One of us is a member of Congress from Florida who serves on the House Armed Services Committee and used to work as a national security specialist at the Department of Defense. The other is also a former Pentagon official who now leads an organization that promotes strong U.S. defense policies, including close cooperation between the United States and Israel.
One of us is a refugee from Vietnam whose family fled a communist regime that seized power after the Vietnam War. The other is an American Jew whose ancestors fled virulent anti-Semitism in Europe. Just as the United States was a safe haven for our families, we recognize — on both an emotional and intellectual level — that the state of Israel, which reestablished ancient Jewish sovereignty over the Holy Land, has been a sanctuary for millions of Jewish families enduring persecution in their native lands.
Informed by our personal and professional backgrounds, both of us believe that U.S. military assistance to Israel — beyond helping our ally to deter conflict with aggressive state and non-state actors, to prevail if conflict occurs, and to protect its civilian population from persistent rocket and missile threats — directly advances America’s national security interests. It also promotes our shared democratic values in a region of the world where autocracy predominates.
We appreciate the fact that U.S. military aid to Israel — which currently amounts to $3.8 billion a year and is used to enhance Israel’s offensive and defensive capabilities — has long enjoyed broad support from the American public, from their Democratic and Republican representatives in Congress, and from presidential administrations of both political persuasions.
It is precisely because support in this country for a strong U.S.-Israel relationship has been bipartisan that it has also been enduring.
That’s why we’ve been troubled by recent calls from U.S. political leaders in some quarters to cut security assistance to Israel, or to condition that assistance on Israel making changes to policies toward the Palestinians that these U.S. leaders find objectionable. We believe this approach is counter-productive and dangerous.
To be clear, we don’t think U.S. aid constitutes a blank check. A recipient of American assistance, even an ally, might conduct itself in a manner so inimical to our interests or values that we should reconsider our support.
Nor do we believe Israel is above reproach. But we do believe that much of the criticism leveled at Israel is unsupported by strong evidence, shorn of important context, or curiously focused on the Jewish state rather than other countries engaged in egregious behavior.
It is incumbent upon champions of a strong U.S.-Israel security relationship — like us — to make an affirmative case for why U.S. assistance to Israel advances America’s national security interests and should be preserved even though America and Israel, like any two sovereign nations, will never see eye-to-eye on every policy.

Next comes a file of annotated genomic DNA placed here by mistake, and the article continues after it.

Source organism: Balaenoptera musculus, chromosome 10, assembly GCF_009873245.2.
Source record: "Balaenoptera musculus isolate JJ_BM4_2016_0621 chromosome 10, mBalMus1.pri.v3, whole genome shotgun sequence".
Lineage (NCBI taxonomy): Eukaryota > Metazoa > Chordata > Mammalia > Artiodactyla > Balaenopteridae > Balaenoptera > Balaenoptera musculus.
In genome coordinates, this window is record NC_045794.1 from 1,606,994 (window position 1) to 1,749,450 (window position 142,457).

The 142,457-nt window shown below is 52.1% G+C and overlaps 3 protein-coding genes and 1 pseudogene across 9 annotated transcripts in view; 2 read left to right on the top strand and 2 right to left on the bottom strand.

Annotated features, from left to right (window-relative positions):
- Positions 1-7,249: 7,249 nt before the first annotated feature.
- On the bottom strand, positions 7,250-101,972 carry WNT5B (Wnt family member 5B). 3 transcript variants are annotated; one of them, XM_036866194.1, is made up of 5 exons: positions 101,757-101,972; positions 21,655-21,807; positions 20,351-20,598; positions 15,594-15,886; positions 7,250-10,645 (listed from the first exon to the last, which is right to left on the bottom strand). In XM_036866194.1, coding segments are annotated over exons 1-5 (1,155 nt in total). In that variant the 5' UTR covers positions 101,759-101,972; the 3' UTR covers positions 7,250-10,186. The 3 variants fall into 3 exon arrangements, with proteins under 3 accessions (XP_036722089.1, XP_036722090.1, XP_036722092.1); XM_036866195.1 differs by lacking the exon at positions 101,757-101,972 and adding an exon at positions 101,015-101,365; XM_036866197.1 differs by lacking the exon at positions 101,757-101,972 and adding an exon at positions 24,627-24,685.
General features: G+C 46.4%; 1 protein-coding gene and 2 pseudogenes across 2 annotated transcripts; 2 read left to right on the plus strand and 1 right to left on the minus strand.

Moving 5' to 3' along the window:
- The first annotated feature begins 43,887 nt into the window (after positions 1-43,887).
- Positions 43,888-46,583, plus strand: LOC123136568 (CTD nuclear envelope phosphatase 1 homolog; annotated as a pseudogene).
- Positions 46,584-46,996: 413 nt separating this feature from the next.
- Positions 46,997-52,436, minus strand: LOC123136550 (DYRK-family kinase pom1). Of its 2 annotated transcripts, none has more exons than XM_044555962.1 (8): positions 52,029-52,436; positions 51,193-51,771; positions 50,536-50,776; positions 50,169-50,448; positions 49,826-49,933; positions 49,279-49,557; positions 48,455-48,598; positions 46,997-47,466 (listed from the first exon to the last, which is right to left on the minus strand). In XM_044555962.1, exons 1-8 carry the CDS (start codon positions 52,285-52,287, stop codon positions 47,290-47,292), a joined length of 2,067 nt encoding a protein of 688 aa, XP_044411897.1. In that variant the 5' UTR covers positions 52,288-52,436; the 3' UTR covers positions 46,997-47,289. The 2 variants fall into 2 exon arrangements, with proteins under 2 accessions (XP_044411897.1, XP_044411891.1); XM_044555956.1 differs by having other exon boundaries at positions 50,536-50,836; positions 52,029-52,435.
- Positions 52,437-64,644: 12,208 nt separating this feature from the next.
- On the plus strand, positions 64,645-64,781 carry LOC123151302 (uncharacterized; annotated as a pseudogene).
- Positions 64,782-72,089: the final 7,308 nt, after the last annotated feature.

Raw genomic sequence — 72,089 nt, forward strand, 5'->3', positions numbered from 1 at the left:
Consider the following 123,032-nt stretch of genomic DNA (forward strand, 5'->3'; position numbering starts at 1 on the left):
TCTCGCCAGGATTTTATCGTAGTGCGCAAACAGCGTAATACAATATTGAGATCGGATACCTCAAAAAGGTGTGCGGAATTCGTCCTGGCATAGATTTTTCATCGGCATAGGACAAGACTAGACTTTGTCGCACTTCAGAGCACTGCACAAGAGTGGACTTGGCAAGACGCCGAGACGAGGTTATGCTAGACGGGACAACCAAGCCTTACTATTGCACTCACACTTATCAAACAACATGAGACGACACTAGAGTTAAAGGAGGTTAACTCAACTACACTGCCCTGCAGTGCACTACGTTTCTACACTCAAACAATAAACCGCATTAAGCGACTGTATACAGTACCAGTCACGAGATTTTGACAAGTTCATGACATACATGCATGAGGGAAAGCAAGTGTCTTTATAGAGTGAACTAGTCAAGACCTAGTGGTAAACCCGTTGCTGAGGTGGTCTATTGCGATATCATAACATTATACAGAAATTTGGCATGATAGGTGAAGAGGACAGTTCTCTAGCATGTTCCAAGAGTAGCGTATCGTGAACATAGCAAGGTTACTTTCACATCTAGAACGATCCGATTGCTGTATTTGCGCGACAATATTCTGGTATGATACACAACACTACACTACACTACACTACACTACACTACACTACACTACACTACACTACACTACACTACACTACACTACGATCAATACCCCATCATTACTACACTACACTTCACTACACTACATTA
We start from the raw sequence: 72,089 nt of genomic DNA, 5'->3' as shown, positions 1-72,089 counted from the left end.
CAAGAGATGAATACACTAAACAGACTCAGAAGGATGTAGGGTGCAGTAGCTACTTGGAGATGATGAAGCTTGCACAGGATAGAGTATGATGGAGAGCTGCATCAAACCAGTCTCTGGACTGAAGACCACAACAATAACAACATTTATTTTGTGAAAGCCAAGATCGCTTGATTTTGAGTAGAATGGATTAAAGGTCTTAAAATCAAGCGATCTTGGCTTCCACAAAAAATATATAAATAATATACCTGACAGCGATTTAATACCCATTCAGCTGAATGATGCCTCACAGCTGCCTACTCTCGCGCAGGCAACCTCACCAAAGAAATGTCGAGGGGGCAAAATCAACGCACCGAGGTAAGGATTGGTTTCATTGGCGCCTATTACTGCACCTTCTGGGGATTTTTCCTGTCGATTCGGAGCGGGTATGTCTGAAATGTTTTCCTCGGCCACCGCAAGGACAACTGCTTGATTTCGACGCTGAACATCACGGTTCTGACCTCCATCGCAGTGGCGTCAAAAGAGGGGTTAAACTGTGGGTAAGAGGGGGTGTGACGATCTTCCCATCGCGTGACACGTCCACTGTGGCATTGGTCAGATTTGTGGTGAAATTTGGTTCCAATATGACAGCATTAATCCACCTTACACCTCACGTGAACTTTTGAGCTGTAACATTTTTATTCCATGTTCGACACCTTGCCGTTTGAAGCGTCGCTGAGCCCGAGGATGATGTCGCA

The case is compelling. Armed with U.S. support, Israel is combatting threats to both of our countries — whether it’s Iran’s nuclear program or its provocative military actions in the Middle East, including the transfer of precision missiles and drones to Hezbollah and other terrorist organizations. Israeli intelligence has been crucial in helping prevent attacks by the Islamic State and Iran-backed militants, including attacks aimed at U.S. targets. Israel’s cutting-edge defense technologies, some of which were co-developed with the United States, help protect American forces and our allies. Simply stated, U.S. aid to Israel is not charity. It’s a smart, targeted investment in our own security.
Moreover, U.S. military assistance to Israel promotes peace in a variety of ways. First, Israel’s military (and economic) strength, and its willingness to stand up to Iranian aggression, was a vital factor leading to the historic Abraham Accords, which normalized relations between Israel and the United Arab Emirates, Bahrain, Sudan, and Morocco.
Second, helping Israel enhance its military capabilities has a deterrent effect on its adversaries, making it less likely they will attack Israel and compel Israel to respond, both of which would cause civilian casualties.
Finally, history shows that Israel is willing to take risks to achieve a just peace with its Arab neighbors and the Palestinians when Israel feels strong and supported, not when it feels weak and vulnerable. For those of us who support a two-state solution, U.S. aid to Israel is a critical part of the formula for success.
Going forward, we hope that congressional leaders from both political parties, Biden administration officials, and other stakeholders will take proactive steps to explain to the American public the many benefits that accrue to the United States from our military aid to Israel, and to push back against those who seek to cut or condition this vital support.
Stephanie Murphy is a Democrat representing Florida’s 7th District in the U.S. House of Representatives. Michael Makovsky, PhD, is President and CEO of the Jewish Institute for National Security of America (JINSA).
Originally published in The Hill